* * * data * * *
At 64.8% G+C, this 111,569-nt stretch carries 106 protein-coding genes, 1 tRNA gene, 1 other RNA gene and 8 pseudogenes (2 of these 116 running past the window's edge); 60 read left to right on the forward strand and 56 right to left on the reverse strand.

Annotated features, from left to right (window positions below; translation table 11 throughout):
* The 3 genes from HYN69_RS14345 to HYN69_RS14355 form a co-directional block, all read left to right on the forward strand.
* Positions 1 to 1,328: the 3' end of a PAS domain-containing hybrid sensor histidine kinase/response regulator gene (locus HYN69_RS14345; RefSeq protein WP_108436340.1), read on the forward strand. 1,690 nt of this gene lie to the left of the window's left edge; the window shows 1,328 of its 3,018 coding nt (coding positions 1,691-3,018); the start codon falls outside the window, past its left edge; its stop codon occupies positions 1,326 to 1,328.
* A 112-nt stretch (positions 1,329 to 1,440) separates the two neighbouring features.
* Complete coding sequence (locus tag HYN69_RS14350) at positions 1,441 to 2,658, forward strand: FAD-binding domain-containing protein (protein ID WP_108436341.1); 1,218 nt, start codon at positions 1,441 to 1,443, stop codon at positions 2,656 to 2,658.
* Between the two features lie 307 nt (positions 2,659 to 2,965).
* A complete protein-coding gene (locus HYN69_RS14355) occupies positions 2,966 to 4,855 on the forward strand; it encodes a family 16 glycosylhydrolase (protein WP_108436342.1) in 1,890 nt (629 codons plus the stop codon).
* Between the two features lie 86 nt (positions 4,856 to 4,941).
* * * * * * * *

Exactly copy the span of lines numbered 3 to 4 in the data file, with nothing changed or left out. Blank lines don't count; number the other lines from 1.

* The 3 genes from HYN69_RS14345 to HYN69_RS14355 form a co-directional block, all read left to right on the forward strand.
* Positions 1 to 1,328: the 3' end of a PAS domain-containing hybrid sensor histidine kinase/response regulator gene (locus HYN69_RS14345; RefSeq protein WP_108436340.1), read on the forward strand. 1,690 nt of this gene lie to the left of the window's left edge; the window shows 1,328 of its 3,018 coding nt (coding positions 1,691-3,018); the start codon falls outside the window, past its left edge; its stop codon occupies positions 1,326 to 1,328.